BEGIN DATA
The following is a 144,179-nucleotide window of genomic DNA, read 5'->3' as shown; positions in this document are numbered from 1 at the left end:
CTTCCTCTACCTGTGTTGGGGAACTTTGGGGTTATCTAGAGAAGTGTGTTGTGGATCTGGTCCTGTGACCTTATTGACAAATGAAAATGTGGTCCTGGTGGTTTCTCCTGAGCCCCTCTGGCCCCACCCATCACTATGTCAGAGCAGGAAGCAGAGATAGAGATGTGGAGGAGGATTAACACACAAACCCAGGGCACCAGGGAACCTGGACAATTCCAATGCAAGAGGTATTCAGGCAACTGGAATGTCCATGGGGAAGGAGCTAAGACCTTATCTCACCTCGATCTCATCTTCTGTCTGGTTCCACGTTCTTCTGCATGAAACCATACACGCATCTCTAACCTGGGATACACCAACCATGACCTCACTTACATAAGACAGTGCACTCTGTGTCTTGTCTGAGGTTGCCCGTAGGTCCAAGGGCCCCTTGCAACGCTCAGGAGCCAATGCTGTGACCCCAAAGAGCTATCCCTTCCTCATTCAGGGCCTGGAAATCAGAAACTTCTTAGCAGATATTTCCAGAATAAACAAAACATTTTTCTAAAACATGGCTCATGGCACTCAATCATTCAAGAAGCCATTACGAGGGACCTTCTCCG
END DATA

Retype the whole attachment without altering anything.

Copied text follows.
The following is a 144,179-nucleotide window of genomic DNA, read 5'->3' as shown; positions in this document are numbered from 1 at the left end:
CTTCCTCTACCTGTGTTGGGGAACTTTGGGGTTATCTAGAGAAGTGTGTTGTGGATCTGGTCCTGTGACCTTATTGACAAATGAAAATGTGGTCCTGGTGGTTTCTCCTGAGCCCCTCTGGCCCCACCCATCACTATGTCAGAGCAGGAAGCAGAGATAGAGATGTGGAGGAGGATTAACACACAAACCCAGGGCACCAGGGAACCTGGACAATTCCAATGCAAGAGGTATTCAGGCAACTGGAATGTCCATGGGGAAGGAGCTAAGACCTTATCTCACCTCGATCTCATCTTCTGTCTGGTTCCACGTTCTTCTGCATGAAACCATACACGCATCTCTAACCTGGGATACACCAACCATGACCTCACTTACATAAGACAGTGCACTCTGTGTCTTGTCTGAGGTTGCCCGTAGGTCCAAGGGCCCCTTGCAACGCTCAGGAGCCAATGCTGTGACCCCAAAGAGCTATCCCTTCCTCATTCAGGGCCTGGAAATCAGAAACTTCTTAGCAGATATTTCCAGAATAAACAAAACATTTTTCTAAAACATGGCTCATGGCACTCAATCATTCAAGAAGCCATTACGAGGGACCTTCTCCG